During a Monday press conference, a Kentucky sheriff blasted the media’s coverage of recent police-involved shootings and even expressed relief that a 25-year-old man shot by one of his deputies on Sunday was “white.”
Nelson County Sheriff Ed Mattingly first told reporters that the officers involved in the incident are “good men” who have no history of prior disciplinary problems.
When a reporter asked him if he was concerned about backlash from the community following the shooting of 25-year-old John Kennedy Fenwick, the sheriff revealed that he was glad to hear he was a white man. Fenwick is reportedly still in critical condition at a hospital in Louisville.
“We are glad that he is white, and we shouldn’t have to be worried about that. We do not want any backlash or violence in this community because people have been misinformed,” he said. “I think that the public needs to know how the criminal justice system works and what officers are able to do. And the media has not done a very good job of informing the public.”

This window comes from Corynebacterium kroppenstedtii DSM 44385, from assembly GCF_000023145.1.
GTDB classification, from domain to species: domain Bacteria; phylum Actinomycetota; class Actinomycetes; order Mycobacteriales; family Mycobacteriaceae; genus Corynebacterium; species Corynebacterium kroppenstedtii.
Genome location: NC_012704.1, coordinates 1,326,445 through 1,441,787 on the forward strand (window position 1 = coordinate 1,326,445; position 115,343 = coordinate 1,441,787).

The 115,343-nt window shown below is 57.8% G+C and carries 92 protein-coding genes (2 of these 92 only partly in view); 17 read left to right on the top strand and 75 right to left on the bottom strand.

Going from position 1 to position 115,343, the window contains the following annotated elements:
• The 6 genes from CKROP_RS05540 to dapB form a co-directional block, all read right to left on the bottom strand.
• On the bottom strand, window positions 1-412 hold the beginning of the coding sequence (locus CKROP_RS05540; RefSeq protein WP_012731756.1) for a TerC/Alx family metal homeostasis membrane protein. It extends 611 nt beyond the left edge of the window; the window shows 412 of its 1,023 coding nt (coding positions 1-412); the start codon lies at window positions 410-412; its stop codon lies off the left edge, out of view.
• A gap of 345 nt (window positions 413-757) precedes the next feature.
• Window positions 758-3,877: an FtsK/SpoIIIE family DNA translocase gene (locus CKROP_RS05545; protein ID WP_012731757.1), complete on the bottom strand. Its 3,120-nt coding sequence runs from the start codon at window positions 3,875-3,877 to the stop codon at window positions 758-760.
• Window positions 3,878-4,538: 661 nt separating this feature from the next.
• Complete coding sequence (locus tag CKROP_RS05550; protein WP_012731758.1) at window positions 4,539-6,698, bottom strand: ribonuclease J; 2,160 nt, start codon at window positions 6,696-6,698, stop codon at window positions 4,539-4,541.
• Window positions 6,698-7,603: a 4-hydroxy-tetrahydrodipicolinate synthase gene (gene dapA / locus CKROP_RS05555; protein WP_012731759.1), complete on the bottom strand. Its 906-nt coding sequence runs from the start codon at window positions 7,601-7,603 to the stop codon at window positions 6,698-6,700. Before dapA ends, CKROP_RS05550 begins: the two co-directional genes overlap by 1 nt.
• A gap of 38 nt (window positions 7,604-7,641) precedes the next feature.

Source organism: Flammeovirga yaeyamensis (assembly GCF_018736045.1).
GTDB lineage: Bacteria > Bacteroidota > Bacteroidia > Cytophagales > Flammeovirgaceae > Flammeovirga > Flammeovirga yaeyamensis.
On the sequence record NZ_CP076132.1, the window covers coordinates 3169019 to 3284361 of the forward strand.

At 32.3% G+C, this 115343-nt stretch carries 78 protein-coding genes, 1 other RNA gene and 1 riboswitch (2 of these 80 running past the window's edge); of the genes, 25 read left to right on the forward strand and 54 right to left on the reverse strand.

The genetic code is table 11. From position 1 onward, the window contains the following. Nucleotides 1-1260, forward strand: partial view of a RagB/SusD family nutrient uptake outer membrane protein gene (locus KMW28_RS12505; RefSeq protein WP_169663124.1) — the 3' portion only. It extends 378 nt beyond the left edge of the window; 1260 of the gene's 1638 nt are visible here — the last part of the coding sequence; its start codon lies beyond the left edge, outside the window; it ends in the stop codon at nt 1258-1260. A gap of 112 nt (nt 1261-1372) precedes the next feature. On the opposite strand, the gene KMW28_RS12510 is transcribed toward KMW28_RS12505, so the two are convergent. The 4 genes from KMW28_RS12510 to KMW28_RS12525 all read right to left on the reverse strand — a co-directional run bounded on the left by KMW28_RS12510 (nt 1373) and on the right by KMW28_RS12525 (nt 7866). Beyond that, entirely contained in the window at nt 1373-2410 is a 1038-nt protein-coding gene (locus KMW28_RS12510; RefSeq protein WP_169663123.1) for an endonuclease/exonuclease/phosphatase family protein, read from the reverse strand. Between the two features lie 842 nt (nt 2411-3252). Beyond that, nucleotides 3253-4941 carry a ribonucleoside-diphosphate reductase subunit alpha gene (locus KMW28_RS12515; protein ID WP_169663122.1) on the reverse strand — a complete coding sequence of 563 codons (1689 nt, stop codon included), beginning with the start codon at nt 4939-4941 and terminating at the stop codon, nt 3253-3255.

The sheriff vowed to be transparent about the investigation into the shooting and reiterated that they “don’t want those type of troubles in our community,” referring to recent cases that have sparked violent protests.
He also called the shooting a "terrible thing," but something that is "part of the job."
Watch the video from Mattingly's joint press conference with the Bardstown Police Department (Relevant remarks begin at 12:25):
WHAS-TV outlines how police said the shooting unfolded in Bardstown, Kentucky:
Bardstown Police Chief Rick McCubbin said a K9 police officer, who was identified as Kyler Wright, was pursuing Fennwick who was driving a red pick-up when the suspect threw the truck in reverse, backing into Wright's vehicle. McCubbin said Wright did fire his weapon several times. Wright's vehicle was then no longer able to pursue Fennwick.
McCubbin said Fennwick then drove off and encountered the first of two Nelson County sheriff's deputies, who were identified as Deputy Bryan Voils and Sgt. Jason Allison. Fennwick struck Allison's vehicle at a high rate of speed and the deputy's vehicle burst into flames. McCubbin said Fennwick then fled this scene and encountered the second Nelson County sheriff's deputy. He said Voils was able to stop Fennwick's vehicle and attempted to get him out of the vehicle at gunpoint. McCubbin said a struggle ensued and Fennwick tried to disarm the deputy and that is when Voils fired his weapon.
For more information about the shooting, click here.
(H/T: Raw Story)